One of the well-known and time-honored principles in the Law on Obligations and Contracts is solutio indebiti. The rule is that no person shall unjustly enrich himself at the expense of another. Accordingly, if something is received when there is no right to demand it, and it was unduly delivered by mistake, the obligation to return it arises. In such a situation, a creditor-debtor relationship is created under a quasi-contract. The payor becomes the creditor with the right to demand the return of payment made by mistake while the payee, who has no right to receive the payment, is obligated to return it.
As decisional law teaches, even the government is not exempt from the application of this doctrine. If a person has unduly delivered payment to the government by mistake, the government is obligated to return it. Arguably, if a tax payment was made erroneously, a refund must be granted following the principle of solutio indebiti.
There are two common types of tax refunds in the Philippines. The first one is for erroneously or illegally assessed and collected taxes under Section 229 of the Tax Code. The second one is for unutilized input value-added tax (VAT) regarding zero-rated sales under Section 112 of the Code. These two types of refunds are different in a lot of ways, such as in the procedure and the prescriptive periods for filing the refund application, among others.
To differentiate, both the administrative claim and judicial claim for refund under Section 229 of the Tax Code must be made within two years from the date of the erroneous payment of the tax. On the other hand, the administrative claim for refund of unutilized input VAT must be filed within two years after the close of the taxable quarter when the sales were made. In case of denial of the claim, the tax authorities must state in writing the legal and factual basis for the denial within 90 days from the submission of the application. Upon receipt of the denial, the taxpayer has 30 days to institute the judicial claim for refund.
One of the most significant distinctions between these two types of refunds, according to the Supreme Court, is the application of the principle of solutio indebiti. Under the law, there is solutio indebiti when: (1) there is absence of a right to collect the payment, and (2) the payment was made by mistake, and not through liberality or some other cause. In one case, the taxpayer erroneously paid VAT to the government, without any obligation on its part, on the mistaken belief that it is not exempt from the payment of the VAT. Since both the elements of solutio indebiti were present, the taxpayer’s application for erroneously paid VAT was granted.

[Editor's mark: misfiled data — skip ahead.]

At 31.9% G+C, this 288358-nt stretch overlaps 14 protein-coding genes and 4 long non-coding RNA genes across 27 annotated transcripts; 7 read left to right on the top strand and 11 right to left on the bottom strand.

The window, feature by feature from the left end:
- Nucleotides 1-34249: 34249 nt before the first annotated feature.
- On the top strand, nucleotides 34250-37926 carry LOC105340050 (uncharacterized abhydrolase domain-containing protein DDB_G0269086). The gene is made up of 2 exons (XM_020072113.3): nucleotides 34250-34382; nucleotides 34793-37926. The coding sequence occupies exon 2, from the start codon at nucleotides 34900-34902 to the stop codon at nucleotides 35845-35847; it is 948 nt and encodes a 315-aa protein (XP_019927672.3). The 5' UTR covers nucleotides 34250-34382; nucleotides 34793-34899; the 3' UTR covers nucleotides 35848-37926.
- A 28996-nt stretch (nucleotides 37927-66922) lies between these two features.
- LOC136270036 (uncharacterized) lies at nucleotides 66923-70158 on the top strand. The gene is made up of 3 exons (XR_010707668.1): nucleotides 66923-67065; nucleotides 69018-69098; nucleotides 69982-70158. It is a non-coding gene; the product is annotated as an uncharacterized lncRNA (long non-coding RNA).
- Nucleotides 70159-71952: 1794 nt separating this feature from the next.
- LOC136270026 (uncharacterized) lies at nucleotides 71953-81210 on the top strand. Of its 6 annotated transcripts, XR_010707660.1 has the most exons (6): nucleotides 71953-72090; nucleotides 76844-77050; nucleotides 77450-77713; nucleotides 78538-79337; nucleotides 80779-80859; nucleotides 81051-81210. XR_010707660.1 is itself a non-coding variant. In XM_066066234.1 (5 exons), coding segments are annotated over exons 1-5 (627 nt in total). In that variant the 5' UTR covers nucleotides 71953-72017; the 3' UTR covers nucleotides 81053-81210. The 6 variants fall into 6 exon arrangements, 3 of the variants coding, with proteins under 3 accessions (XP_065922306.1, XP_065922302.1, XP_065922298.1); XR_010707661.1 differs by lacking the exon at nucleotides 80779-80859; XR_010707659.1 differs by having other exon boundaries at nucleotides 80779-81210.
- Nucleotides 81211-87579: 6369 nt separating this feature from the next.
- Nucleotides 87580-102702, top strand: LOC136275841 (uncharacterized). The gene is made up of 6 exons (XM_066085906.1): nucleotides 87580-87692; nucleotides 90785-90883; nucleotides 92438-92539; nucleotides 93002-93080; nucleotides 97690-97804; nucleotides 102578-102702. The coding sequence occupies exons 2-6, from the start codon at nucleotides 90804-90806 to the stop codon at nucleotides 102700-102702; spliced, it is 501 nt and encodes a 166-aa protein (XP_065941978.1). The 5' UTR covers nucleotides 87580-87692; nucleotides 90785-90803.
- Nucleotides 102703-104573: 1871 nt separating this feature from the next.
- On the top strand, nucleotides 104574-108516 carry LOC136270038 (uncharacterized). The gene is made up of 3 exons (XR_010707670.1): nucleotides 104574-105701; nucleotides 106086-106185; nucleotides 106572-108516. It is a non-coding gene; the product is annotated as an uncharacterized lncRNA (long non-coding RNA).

However, such is not the case for refunds of unutilized input VAT related to a taxpayer’s zero-rated sales. In another decision, the Supreme Court ruled that the elements of solutio indebiti were absent to be entitled to the refund of unutilized input taxes. The first element was unsatisfied since a binding relationship between the taxpayer and the local tax authorities existed arising from the legal obligation of the taxpayer to pay the VAT. For the second element, the payment of the input taxes was not a mistake, since the taxpayer was legally obligated to pay for such liability. The entitlement to a refund of excess input tax is solely based on the nature of the VAT system; however, in this case, the amount paid as input tax was correct and proper.
Nonetheless, in both cases, the Supreme Court said reliance on the principle alone is not sufficient. Apart from proving their entitlement to the refund, claimants must also comply with the procedural due process, which includes the observance of the prescriptive period for filing the administrative claim, and if necessary, the judicial claim for refund. Since a tax refund partakes the nature of an exemption, which cannot be allowed unless granted in the most explicit and categorical language, it is strictly construed against the claimant who must discharge such burden convincingly. In case of failure to observe the procedures, particularly the deadline for filing the refund application, the claim may be barred by prescription.
In the words of Supreme Court Justice Sandoval-Gutierrez, substantial justice, equity, and fair play are on the side of the taxpayers who erroneously paid the tax. Mere technicalities and legalisms, however exalted, should not be misused by the government to keep money not belonging to it, thereby enriching itself at the expense of its law-abiding citizens.
However, considering that the principle of solutio indebiti does not apply to refunds of unutilized input VAT, the leniency recognized by the High Court may not be applied in this instance. Instead, the claimants must ensure that they comply with the requirements set forth by the law. More so, because of the Enhanced VAT Refund System implemented last year where refund claims are decided within a 90-day processing period, it is best to plan and prepare before bringing about any claims against the government.
The views or opinions expressed in this article are solely those of the author and do not necessarily represent those of Isla Lipana & Co. The content is for general information purposes only, and should not be used as a substitute for specific advice.
Abigael S. Demdam is a Manager at the Tax Services Department of Isla Lipana & Co., the Philippine member firm of the PwC network.
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